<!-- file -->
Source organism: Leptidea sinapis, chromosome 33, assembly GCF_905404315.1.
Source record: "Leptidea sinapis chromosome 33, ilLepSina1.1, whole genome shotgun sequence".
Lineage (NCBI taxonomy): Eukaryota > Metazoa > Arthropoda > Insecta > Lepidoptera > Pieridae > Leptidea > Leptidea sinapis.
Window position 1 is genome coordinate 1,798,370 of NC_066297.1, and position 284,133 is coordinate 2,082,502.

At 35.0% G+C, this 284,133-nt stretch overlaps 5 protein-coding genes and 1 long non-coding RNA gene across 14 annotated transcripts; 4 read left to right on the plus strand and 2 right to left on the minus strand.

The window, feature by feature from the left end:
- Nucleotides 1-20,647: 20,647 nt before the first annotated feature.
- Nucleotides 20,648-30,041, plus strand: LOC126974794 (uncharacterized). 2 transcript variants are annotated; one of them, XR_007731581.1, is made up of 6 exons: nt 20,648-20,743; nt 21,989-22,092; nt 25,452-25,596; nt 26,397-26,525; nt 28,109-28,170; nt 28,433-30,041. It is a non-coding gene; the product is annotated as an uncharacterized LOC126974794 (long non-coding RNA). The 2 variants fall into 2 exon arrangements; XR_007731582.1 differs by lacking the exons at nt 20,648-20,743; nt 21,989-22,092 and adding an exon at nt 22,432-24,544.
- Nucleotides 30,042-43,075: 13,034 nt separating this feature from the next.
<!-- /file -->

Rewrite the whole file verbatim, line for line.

Source organism: Leptidea sinapis, chromosome 33, assembly GCF_905404315.1.
Source record: "Leptidea sinapis chromosome 33, ilLepSina1.1, whole genome shotgun sequence".
Lineage (NCBI taxonomy): Eukaryota > Metazoa > Arthropoda > Insecta > Lepidoptera > Pieridae > Leptidea > Leptidea sinapis.
Window position 1 is genome coordinate 1,798,370 of NC_066297.1, and position 284,133 is coordinate 2,082,502.

At 35.0% G+C, this 284,133-nt stretch overlaps 5 protein-coding genes and 1 long non-coding RNA gene across 14 annotated transcripts; 4 read left to right on the plus strand and 2 right to left on the minus strand.

The window, feature by feature from the left end:
- Nucleotides 1-20,647: 20,647 nt before the first annotated feature.
- Nucleotides 20,648-30,041, plus strand: LOC126974794 (uncharacterized). 2 transcript variants are annotated; one of them, XR_007731581.1, is made up of 6 exons: nt 20,648-20,743; nt 21,989-22,092; nt 25,452-25,596; nt 26,397-26,525; nt 28,109-28,170; nt 28,433-30,041. It is a non-coding gene; the product is annotated as an uncharacterized LOC126974794 (long non-coding RNA). The 2 variants fall into 2 exon arrangements; XR_007731582.1 differs by lacking the exons at nt 20,648-20,743; nt 21,989-22,092 and adding an exon at nt 22,432-24,544.
- Nucleotides 30,042-43,075: 13,034 nt separating this feature from the next.